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Bank names new chief economist

The IDB has named Guillermo A. Calvo chief economist and manager of its Research Department. As the IDB’s most senior economic advisor, Calvo will help shape the Bank's policy positions while directing a team of researchers that produces original analysis on a broad range of issues.

A citizen of Argentina, Calvo received a Ph.D. in economics from Yale University in 1974. He subsequently held tenured faculty positions at Columbia University, the University of Pennsylvania, and the University of Maryland, where he was also the director of the Center for International Economics. He holds the Carlos Díaz-Alejandro Chair of International Finance at the University of CEMA in Buenos Aires and has worked as research associate at the National Bureau of Economic Research.

From 1988 to 1994, Calvo served as senior advisor to the Research Department of the International Monetary Fund, and in recent years has also advised several governments in Latin America and Eastern Europe.

A recipient of the Simon Guggenheim Foundation Fellowship and the King Juan Carlos Prize in Economics, Calvo has published several books and more than 100 articles in leading economic journals. He is president of the Latin American and Caribbean Economic Association and a fellow of the Econometric Society.

Calvo's main field of expertise is the macroeconomics of emerging market and transition economies. He is temporarily serving as a principal advisor to the IDB. He will assume his new appointment officially on June 1, 2001.


Bank names manager for sustainable development

Carlos M. Jarque, a citizen of Mexico, has been named manager of the IDB’s Sustainable Development Department, where he will oversee a wide variety of programs in areas such as government, civil society, the environment, social development and financial markets, among others.

Jarque, who was most recently social development minister under former Mexican President Ernesto Zedillo, holds a Ph.D. in economics from the National University of Australia. He also received a master's degree from the London School of Economics and Political Science and conducted graduate studies at the University of Oslo and Harvard University.

Prior to serving as minister, he was secretary for the integration of Mexico's National Development Plan 1995–2000. Jarque also served for 12 years as president of Mexico’s primary statistical body, the Instituto Nacional de Estadística, Geografía e Informática (INEGI), which also deals with geographical information, ICT and land titling. From 1987 to 1989, he served as director of the International Statistical Institute–the first non-European to do so since the institute was founded in 1885. Before that he had directed several Mexican government institutions involved in the areas of social and economic statistics and research.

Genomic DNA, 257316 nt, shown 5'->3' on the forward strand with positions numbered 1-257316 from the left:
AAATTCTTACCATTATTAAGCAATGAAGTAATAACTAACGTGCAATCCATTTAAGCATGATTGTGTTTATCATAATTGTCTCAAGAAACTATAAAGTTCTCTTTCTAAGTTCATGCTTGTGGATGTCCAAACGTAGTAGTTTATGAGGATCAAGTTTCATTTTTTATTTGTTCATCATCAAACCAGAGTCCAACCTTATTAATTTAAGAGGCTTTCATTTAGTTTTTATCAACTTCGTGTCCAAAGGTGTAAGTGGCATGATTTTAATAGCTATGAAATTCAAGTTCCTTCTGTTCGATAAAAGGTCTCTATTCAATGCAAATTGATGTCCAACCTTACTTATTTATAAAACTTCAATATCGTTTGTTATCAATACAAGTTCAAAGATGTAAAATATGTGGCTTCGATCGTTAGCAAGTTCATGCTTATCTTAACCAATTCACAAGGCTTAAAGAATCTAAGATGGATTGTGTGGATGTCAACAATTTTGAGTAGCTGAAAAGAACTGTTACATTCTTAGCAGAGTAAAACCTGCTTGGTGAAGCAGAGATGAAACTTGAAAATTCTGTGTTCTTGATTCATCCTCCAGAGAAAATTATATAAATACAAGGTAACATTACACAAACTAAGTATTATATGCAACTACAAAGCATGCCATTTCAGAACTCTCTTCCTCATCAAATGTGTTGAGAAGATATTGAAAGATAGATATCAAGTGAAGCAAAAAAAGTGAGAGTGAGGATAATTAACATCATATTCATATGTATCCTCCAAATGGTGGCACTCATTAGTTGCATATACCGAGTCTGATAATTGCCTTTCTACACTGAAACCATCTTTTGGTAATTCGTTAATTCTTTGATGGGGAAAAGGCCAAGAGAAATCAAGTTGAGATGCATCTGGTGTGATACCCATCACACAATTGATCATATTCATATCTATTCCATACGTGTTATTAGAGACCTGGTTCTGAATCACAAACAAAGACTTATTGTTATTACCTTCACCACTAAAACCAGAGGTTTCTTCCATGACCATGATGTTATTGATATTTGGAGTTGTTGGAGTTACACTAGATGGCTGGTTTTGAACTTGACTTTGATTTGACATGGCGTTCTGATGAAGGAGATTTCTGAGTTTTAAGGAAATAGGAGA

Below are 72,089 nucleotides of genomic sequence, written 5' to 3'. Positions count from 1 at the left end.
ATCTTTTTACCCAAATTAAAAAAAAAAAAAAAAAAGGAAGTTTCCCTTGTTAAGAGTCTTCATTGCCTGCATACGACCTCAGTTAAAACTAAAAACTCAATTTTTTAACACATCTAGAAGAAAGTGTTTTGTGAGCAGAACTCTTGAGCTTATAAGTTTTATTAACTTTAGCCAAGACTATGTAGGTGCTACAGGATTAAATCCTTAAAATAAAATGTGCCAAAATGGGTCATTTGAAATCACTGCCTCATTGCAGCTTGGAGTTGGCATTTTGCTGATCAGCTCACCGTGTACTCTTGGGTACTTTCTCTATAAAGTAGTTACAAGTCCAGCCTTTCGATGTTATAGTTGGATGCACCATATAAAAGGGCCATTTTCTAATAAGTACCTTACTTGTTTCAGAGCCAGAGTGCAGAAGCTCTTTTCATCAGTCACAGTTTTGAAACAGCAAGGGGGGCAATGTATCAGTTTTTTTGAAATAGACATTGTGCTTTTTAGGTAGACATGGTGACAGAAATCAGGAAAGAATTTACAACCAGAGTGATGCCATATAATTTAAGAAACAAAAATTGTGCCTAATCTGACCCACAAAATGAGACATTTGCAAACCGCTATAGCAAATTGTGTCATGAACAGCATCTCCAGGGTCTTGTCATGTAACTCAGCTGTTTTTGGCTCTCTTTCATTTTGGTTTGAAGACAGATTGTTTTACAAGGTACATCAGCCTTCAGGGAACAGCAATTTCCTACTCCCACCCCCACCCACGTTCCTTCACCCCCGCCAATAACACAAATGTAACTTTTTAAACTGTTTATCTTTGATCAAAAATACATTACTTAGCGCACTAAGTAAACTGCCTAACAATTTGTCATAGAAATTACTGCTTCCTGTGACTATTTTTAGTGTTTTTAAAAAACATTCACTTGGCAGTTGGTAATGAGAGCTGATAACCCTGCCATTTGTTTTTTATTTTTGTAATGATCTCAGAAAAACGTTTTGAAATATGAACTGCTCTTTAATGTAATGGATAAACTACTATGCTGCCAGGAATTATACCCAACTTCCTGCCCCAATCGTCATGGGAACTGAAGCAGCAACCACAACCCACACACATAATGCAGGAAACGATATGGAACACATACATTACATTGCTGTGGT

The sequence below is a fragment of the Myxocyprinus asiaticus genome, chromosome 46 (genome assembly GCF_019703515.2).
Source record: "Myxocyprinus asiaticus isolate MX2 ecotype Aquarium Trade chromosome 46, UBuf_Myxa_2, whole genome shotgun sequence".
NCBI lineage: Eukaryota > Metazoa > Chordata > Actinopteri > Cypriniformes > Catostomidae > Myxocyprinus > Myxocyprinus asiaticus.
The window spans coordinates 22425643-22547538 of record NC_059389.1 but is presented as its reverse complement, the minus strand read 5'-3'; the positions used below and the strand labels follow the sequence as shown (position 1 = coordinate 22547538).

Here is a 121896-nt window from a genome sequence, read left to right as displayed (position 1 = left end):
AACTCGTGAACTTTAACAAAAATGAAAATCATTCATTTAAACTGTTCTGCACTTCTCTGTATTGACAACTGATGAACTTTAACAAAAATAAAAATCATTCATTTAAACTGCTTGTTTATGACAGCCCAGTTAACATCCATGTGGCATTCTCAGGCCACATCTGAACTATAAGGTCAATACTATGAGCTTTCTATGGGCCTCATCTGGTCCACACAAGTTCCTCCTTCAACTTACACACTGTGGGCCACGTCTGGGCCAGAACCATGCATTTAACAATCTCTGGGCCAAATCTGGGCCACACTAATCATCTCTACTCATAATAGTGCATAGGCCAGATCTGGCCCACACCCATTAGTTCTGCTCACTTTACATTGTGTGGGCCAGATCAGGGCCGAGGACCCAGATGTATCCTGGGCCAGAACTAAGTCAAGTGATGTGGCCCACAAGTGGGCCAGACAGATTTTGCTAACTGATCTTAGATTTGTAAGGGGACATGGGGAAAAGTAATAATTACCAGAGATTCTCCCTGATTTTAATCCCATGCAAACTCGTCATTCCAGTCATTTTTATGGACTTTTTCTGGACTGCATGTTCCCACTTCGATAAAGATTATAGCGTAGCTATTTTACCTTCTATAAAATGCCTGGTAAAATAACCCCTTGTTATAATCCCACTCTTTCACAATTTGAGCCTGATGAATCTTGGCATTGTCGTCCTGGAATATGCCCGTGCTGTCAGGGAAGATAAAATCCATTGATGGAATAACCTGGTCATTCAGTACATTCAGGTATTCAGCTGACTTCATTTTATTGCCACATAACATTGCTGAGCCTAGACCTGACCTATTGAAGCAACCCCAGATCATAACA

Jarque has taught in the economics department of the Australian National University and has been a guest professor at Harvard University. He has published nearly 100 articles in the areas of economics, social development, planning and technology. Jarque has received numerous professional distinctions, including the Mexican National Science and Technology Prize and the Adolf Quetelet medal.


IDB forms environmental partnership with The Netherlands

The Netherlands and the IDB have established a new program that will develop and apply new concepts of environmental and natural resources management into the Bank’s programs.

The Partnership Program in Environment will help to define the IDB's policy framework through the preparation of good practice papers and technical guidelines. At the project level, the partnership will promote the application of new and innovative approaches in Bank activities and encourage the application of lessons learned.

The partnership will focus on the following major areas:

Environmental management. Activities will improve the application of environmental policy instruments and test new and participatory management models and institutional approaches, particularly at the local level.

Integrated water resources management. The program will support Latin American efforts to implement the recommendations of last year's World Water Forum in The Hague.

Climate change. Activities will help the region's policymakers to better understand climate change and to identify their comparative advantages for trading and for institution building.

Biodiversity and forests. The program will help to promote a range of forest and biodiversity uses. In particular, it will promote quantification and payment schemes for environmental services provided by forests and biodiversity.

The initial four-year program (2001–2004) will be funded with $7 million from the Dutch government. The resources will be used to finance consultants, publications, and seminars.

For more information on the Partnership Program in Environment, contact Gil Nolet at

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